The successes in Michigan and Colorado might not have happened without deep-pocket local donors who supported such grassroots organizing, local activists say. But national activists complain that national funders, especially foundations, have resisted this approach in favor of quick-fix solutions. "Funders have very short time spans and want to see measurable results, and you can't build the kind of [movement we envision] in a short period of time," says Rebecca Wodder, president of American Rivers. Carl Pope says the Sierra Club is now "in partnership with the United Steelworkers, the biggest industrial union in America, to go into a number of states and try to create a class-blind environmental movement." But foundations have declined to fund the initiative because it cannot promise specific policy outcomes within the next two years, says Pope, who adds, "I assure you, not a single important right-wing funder in this country thinks that way."

Some $2.8 billion is donated every year to progressive service and advocacy groups in the United States, according to Democracy Alliance, a group of nonfoundation donors and activists who are working to fortify the progressive infrastructure. Only $500 million of that money, about 18 percent, goes to groups that work locally. Within the environmental field, activist groups receive a total of $1.7 billion a year, of which only $187 million--barely 10 percent--goes to groups that work at the local level. (By far the largest portion of environmental funding goes to land trusts, which buy and protect land that is environmentally or aesthetically valuable.) "Those numbers show what is readily apparent when you look around Washington, DC," says John Passacantando, executive director of Greenpeace USA. "This is a top-heavy movement. You need lobbyists and experts, sure, but not as many as we have. Look at the National Rifle Association. They know that power is built in the field, so they focus on individual Congressional districts.... The difficulty is, organizing is not sexy. It doesn't get you headlines in the New York Times. It is scruffy, dirt-under-the-fingernails power building."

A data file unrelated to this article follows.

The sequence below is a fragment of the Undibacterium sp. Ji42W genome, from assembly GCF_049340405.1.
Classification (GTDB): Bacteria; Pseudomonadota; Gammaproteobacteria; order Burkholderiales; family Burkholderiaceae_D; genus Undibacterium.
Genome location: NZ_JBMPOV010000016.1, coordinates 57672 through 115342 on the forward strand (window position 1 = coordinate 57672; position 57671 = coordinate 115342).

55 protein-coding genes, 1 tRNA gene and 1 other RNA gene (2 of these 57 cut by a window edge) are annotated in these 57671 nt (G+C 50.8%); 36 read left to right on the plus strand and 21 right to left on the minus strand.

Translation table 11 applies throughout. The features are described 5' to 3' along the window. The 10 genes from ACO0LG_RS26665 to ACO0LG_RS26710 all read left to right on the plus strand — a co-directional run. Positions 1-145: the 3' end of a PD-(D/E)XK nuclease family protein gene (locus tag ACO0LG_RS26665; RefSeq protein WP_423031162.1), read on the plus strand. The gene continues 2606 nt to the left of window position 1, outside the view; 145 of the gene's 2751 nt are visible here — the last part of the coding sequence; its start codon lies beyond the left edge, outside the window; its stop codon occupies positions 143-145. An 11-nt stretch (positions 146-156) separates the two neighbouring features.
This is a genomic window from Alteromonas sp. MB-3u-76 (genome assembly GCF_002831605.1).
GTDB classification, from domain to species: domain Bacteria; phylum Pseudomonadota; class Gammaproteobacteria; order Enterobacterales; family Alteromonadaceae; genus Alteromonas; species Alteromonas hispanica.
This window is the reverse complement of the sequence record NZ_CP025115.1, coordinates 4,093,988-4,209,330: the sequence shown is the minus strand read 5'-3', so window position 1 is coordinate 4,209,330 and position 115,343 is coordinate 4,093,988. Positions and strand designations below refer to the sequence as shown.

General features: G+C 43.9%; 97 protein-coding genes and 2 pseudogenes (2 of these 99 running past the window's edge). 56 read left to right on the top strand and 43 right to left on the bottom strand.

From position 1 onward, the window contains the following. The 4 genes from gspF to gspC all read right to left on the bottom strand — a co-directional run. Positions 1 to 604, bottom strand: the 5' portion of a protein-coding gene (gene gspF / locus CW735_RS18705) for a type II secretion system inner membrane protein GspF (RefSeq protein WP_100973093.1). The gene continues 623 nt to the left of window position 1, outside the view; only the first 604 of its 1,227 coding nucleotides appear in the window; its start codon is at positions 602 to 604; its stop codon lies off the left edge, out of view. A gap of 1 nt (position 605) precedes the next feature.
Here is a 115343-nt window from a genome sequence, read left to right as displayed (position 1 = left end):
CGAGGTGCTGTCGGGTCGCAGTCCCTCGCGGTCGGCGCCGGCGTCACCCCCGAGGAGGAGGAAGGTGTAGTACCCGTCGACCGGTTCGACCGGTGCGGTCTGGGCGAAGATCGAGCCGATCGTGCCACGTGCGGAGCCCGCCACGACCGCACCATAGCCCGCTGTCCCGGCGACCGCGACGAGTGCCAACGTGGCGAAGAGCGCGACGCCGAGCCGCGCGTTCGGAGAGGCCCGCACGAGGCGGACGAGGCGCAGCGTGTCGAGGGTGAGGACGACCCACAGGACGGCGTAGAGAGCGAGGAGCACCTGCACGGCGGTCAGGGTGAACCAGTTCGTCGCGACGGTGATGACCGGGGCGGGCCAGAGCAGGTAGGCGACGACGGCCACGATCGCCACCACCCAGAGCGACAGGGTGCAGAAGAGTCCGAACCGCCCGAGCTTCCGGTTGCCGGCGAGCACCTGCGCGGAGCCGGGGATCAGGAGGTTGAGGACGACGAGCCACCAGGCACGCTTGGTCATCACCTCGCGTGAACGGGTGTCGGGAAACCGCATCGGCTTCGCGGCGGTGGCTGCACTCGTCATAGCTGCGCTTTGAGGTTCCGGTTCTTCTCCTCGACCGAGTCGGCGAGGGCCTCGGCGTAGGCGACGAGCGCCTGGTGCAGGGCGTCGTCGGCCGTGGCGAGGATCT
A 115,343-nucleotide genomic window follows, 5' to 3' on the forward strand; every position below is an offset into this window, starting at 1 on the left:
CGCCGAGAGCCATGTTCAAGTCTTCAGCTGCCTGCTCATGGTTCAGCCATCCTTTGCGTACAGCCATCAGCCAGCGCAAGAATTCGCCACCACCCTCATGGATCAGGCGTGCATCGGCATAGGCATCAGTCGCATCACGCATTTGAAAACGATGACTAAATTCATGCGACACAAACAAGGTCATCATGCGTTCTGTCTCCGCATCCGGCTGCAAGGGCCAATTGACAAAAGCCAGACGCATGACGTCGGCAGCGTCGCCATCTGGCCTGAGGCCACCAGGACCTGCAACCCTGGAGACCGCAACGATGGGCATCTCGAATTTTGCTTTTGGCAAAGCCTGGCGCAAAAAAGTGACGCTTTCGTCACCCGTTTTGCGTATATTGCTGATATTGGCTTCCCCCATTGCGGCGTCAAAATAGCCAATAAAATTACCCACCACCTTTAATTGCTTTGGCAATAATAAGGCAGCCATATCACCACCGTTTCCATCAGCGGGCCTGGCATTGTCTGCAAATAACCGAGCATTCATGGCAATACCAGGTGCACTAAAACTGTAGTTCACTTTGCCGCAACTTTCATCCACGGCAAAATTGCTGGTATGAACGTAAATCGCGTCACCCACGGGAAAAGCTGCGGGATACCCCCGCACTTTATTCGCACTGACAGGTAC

"In-depth organizing is a hard sell to national foundations," says Bill Roberts, president of the Beldon Fund, which underwrote the organizing in Michigan. Roberts does not bring up the following example but does confirm it when asked: After some environmental groups finally began to collaborate with other progressive organizations during the 2004 election campaign, Roberts tried to convince other funders to help him keep the best parts of the infrastructure in place for future work. His appeal was rejected. "Some funders were persuaded," he recalls. "But many others wanted to know what specific activities would be developed and implemented in 2005 before committing funds."

Joshua Reichert, managing director of the policy initiatives and environment program at the Pew Charitable Trusts, counters that it is unreasonable to ask foundations to underwrite long-term organizing. Arguing that the current state of the movement is "reasonably strong," Reichert charges that green groups are themselves responsible for any lack of grassroots organizing: "Most of these groups get more of their money from memberships [in dues] than they do from foundations. Groups can pour that money back into organizing, if they choose to. Foundations put money in when they're interested in a specific program a group is doing."